In Oklahoma, demand and trade are slow. With the new crop of hay on the horizon, producers are still doing their best to stretch their remaining hay stocks, causing prices to drop slightly. Producers are lowering prices to offload last year’s crop and make room for this year’s crop.

In Texas, hay prices are mostly steady to weak on old-crop hay. Trade activity was moderate on moderate demand. Hay prices are moving lower across the board as the first cutting is upcoming in a few weeks.

  • Northwest: In the Columbia Basin, the last crop of timothy sold firm in a light test. Trade overall is slow, with the exception on timothy. Demand is good for high-quality hay while demand is light for hay with defects.

In Montana, generally hay sold steady this week while demand for hay remains light and was more robust compared to previous weeks. Feeder-quality hay supplies remained heavy, but a slight increase in interest and buying of those stocks is picking up and providing some much-needed relief to producers.

In Idaho, in a light test, all grades of hay sold steady while trade remains slow with light to moderate demand. New crop of timothy is in high demand. 

In Colorado, trade activity was light on light to moderate demand. Horse hay sold steadily and precipitation reduced the amount of the state in the drought region.

In Wyoming, compared to last week all hay sales sold steady on a very thin test. Alfalfa pellets that were sun-cured sold $20 lower. Demand was light due to the first signs of spring offering some hope to producers, but with the continued snow they may still need to purchase some feeder hay to get through to the next crop.

Other things we are seeing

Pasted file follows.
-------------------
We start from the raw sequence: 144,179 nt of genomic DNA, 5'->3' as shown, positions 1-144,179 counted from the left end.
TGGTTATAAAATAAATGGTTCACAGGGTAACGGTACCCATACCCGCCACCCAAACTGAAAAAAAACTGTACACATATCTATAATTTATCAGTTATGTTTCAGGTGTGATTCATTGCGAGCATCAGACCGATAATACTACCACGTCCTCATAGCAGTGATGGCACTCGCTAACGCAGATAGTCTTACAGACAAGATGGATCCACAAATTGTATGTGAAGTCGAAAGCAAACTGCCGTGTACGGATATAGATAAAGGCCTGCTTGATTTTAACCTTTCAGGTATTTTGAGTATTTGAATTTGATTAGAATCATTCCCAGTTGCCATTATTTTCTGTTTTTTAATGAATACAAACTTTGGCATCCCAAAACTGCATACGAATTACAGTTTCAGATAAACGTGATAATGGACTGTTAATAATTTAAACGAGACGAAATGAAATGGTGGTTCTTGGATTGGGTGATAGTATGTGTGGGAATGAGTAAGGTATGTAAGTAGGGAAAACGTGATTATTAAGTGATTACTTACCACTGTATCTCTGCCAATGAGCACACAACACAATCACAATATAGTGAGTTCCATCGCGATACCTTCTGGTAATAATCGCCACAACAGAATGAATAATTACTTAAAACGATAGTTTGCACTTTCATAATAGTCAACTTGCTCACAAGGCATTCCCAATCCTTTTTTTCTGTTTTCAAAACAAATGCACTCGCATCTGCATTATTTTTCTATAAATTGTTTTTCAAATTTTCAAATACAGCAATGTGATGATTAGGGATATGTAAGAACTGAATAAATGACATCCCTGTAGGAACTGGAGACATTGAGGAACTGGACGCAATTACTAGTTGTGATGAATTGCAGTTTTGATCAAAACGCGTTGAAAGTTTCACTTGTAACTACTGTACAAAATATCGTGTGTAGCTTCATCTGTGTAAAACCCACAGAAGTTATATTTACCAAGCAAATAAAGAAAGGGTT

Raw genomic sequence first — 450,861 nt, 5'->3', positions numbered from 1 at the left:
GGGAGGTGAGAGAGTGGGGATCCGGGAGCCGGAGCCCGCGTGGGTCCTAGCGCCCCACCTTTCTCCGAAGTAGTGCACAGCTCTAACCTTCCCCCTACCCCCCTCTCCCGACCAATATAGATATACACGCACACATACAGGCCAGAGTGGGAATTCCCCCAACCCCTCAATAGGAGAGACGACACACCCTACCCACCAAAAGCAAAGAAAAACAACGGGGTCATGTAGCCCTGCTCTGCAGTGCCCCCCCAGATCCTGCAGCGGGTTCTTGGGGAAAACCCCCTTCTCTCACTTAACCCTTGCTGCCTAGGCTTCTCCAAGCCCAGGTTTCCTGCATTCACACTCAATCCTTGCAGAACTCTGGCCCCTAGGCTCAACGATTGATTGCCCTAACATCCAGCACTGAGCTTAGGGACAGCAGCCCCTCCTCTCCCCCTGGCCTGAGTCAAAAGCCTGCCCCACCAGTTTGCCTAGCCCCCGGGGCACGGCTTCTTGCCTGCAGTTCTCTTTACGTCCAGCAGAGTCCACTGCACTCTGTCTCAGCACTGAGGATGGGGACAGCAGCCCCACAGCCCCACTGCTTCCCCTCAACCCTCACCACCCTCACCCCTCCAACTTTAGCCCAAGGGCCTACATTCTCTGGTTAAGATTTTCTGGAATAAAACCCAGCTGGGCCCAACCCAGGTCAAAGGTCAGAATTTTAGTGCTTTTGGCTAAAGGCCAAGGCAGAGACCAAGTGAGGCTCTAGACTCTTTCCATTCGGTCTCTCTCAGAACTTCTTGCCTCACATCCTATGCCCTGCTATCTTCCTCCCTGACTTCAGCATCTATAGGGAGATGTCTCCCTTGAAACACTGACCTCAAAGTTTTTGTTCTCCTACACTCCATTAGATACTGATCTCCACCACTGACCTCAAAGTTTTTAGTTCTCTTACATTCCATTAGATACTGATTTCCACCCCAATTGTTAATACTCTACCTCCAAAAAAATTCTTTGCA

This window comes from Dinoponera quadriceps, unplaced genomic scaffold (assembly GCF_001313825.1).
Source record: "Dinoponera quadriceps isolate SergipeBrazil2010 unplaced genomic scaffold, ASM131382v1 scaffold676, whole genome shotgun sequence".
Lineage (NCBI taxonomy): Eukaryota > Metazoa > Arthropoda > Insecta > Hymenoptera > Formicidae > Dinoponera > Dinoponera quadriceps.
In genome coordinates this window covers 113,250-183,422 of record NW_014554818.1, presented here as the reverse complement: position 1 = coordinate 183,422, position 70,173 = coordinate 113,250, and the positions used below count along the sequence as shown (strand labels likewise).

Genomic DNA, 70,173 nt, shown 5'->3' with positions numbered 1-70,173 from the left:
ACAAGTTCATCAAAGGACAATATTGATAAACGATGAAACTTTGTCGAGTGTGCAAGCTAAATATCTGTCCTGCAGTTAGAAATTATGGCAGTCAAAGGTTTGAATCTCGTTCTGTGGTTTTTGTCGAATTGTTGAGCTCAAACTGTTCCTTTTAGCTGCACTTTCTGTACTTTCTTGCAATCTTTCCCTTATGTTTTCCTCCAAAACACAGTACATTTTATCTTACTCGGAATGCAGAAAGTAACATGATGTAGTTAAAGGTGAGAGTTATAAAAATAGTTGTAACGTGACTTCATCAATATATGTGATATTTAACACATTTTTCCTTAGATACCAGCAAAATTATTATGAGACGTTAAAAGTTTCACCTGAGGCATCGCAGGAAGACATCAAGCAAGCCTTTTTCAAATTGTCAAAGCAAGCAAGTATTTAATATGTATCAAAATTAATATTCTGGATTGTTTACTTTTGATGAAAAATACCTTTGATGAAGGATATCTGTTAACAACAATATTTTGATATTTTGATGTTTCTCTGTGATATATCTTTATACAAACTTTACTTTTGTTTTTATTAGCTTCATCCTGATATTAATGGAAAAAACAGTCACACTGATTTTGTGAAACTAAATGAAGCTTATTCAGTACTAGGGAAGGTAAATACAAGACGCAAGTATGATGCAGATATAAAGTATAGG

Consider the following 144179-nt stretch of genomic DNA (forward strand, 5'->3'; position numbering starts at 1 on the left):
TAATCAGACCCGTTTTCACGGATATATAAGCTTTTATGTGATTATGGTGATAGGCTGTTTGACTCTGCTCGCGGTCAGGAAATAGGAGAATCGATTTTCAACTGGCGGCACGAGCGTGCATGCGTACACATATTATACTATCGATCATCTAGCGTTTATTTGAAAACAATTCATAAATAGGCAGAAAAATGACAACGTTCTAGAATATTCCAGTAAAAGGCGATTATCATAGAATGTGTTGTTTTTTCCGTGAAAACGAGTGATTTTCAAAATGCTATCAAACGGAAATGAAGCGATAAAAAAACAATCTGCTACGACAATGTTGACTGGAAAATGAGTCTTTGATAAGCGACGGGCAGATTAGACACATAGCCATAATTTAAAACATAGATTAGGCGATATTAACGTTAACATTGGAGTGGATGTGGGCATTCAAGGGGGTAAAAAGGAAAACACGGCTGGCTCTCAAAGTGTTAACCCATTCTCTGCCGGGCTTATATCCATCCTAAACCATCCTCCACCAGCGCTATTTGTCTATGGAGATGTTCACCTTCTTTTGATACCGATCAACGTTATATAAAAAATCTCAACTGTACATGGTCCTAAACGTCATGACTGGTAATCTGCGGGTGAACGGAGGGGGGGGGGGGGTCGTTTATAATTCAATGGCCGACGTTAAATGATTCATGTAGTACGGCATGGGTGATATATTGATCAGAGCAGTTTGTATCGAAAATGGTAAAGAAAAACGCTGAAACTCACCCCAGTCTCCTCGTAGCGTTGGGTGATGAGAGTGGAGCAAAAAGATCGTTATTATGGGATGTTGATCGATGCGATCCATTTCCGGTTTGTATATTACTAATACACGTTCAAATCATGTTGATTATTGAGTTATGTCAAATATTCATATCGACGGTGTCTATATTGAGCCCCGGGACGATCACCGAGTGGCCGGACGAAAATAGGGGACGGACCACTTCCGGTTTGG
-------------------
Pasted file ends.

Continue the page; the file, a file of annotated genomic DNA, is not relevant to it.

• Dairy: Dairy producers’ milk checks should improve a little based on March 2024 Federal Milk Marketing Order (FMMO) blended milk class prices. Announced on April 3, FMMO Class II, III and IV prices were also slightly higher compared to a month earlier. However, for those watching milk pools, the wide Class III-IV price spread will maintain substantial Class IV depooling incentives. Contributing to the March milk class price calculations, the value of butterfat was up from the previous month, but the protein value declined. Based on FMMO advanced prices and current futures prices, the outlook for March milk prices is mixed.
  • Cattle: The Cattle on Feed report released by the USDA on March 22 shows that animals on feed for the slaughter market on feedlots with more than 1,000 head capacity in the U.S. totaled 11.8 million head on March 1. That inventory is 1% higher than the total on March 1, 2023. There was a 10% increase in February feedlot placements from 2023 to 1.89 million head, representing the most February placements since at least 1996, which is as far back as USDA Cattle on Feed data goes. Net February placements were 1.83 million head.
  • Fuel:  Fuel prices are increasing across the board according to the U.S. Energy Information Administration (EIA). The U.S. retail price for regular-grade gasoline averaged $3.59 per gallon. The average U.S. retail diesel price was around $4.06 per gallon.
  • Trucking: Spot flatbed prices increased slightly in most regions with average prices rising, according to the DAT Freight and Analytics trendline. Regionally, average spot prices per mile were: Southeast – $2.62, South central – $2.43, Midwest – $2.68, Northeast – $2.52 and West – $2.29.